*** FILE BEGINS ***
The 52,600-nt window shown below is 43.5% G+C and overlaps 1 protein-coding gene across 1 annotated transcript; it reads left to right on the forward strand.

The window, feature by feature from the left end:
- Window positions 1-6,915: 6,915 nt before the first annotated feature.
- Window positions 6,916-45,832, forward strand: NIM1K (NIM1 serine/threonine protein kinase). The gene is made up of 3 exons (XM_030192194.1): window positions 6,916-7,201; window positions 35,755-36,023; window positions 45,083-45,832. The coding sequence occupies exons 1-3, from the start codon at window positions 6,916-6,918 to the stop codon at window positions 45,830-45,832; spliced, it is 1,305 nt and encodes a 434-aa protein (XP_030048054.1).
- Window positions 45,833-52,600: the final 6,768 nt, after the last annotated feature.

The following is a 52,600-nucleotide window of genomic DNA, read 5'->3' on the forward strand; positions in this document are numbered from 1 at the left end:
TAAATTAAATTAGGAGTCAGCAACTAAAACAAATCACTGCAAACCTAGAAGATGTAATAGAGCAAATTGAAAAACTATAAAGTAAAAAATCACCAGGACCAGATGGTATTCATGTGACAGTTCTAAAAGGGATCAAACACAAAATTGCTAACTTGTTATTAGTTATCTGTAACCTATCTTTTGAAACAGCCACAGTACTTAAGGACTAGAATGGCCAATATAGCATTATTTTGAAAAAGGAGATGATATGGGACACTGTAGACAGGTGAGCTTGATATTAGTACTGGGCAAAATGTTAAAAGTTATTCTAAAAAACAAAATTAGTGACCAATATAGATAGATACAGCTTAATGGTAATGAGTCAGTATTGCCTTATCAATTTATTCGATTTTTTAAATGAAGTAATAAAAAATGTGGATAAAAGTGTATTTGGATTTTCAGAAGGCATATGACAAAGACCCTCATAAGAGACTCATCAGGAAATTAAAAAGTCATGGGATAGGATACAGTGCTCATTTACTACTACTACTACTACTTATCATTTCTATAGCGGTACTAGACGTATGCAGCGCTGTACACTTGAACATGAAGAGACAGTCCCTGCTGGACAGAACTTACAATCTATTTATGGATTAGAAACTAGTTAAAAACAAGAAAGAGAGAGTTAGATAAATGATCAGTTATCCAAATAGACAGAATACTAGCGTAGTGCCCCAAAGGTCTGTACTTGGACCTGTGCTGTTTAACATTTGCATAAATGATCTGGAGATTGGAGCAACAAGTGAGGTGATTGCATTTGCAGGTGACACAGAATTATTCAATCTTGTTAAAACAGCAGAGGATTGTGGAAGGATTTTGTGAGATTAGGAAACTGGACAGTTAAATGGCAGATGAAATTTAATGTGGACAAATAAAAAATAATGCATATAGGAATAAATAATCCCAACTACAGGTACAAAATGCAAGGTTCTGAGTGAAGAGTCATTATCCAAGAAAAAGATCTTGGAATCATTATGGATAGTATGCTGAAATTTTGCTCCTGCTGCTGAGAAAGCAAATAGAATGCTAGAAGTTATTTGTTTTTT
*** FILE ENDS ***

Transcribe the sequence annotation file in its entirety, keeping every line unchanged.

The 52,600-nt window shown below is 43.5% G+C and overlaps 1 protein-coding gene across 1 annotated transcript; it reads left to right on the forward strand.

The window, feature by feature from the left end:
- Window positions 1-6,915: 6,915 nt before the first annotated feature.
- Window positions 6,916-45,832, forward strand: NIM1K (NIM1 serine/threonine protein kinase). The gene is made up of 3 exons (XM_030192194.1): window positions 6,916-7,201; window positions 35,755-36,023; window positions 45,083-45,832. The coding sequence occupies exons 1-3, from the start codon at window positions 6,916-6,918 to the stop codon at window positions 45,830-45,832; spliced, it is 1,305 nt and encodes a 434-aa protein (XP_030048054.1).
- Window positions 45,833-52,600: the final 6,768 nt, after the last annotated feature.

The following is a 52,600-nucleotide window of genomic DNA, read 5'->3' on the forward strand; positions in this document are numbered from 1 at the left end:
TAAATTAAATTAGGAGTCAGCAACTAAAACAAATCACTGCAAACCTAGAAGATGTAATAGAGCAAATTGAAAAACTATAAAGTAAAAAATCACCAGGACCAGATGGTATTCATGTGACAGTTCTAAAAGGGATCAAACACAAAATTGCTAACTTGTTATTAGTTATCTGTAACCTATCTTTTGAAACAGCCACAGTACTTAAGGACTAGAATGGCCAATATAGCATTATTTTGAAAAAGGAGATGATATGGGACACTGTAGACAGGTGAGCTTGATATTAGTACTGGGCAAAATGTTAAAAGTTATTCTAAAAAACAAAATTAGTGACCAATATAGATAGATACAGCTTAATGGTAATGAGTCAGTATTGCCTTATCAATTTATTCGATTTTTTAAATGAAGTAATAAAAAATGTGGATAAAAGTGTATTTGGATTTTCAGAAGGCATATGACAAAGACCCTCATAAGAGACTCATCAGGAAATTAAAAAGTCATGGGATAGGATACAGTGCTCATTTACTACTACTACTACTACTTATCATTTCTATAGCGGTACTAGACGTATGCAGCGCTGTACACTTGAACATGAAGAGACAGTCCCTGCTGGACAGAACTTACAATCTATTTATGGATTAGAAACTAGTTAAAAACAAGAAAGAGAGAGTTAGATAAATGATCAGTTATCCAAATAGACAGAATACTAGCGTAGTGCCCCAAAGGTCTGTACTTGGACCTGTGCTGTTTAACATTTGCATAAATGATCTGGAGATTGGAGCAACAAGTGAGGTGATTGCATTTGCAGGTGACACAGAATTATTCAATCTTGTTAAAACAGCAGAGGATTGTGGAAGGATTTTGTGAGATTAGGAAACTGGACAGTTAAATGGCAGATGAAATTTAATGTGGACAAATAAAAAATAATGCATATAGGAATAAATAATCCCAACTACAGGTACAAAATGCAAGGTTCTGAGTGAAGAGTCATTATCCAAGAAAAAGATCTTGGAATCATTATGGATAGTATGCTGAAATTTTGCTCCTGCTGCTGAGAAAGCAAATAGAATGCTAGAAGTTATTTGTTTTTT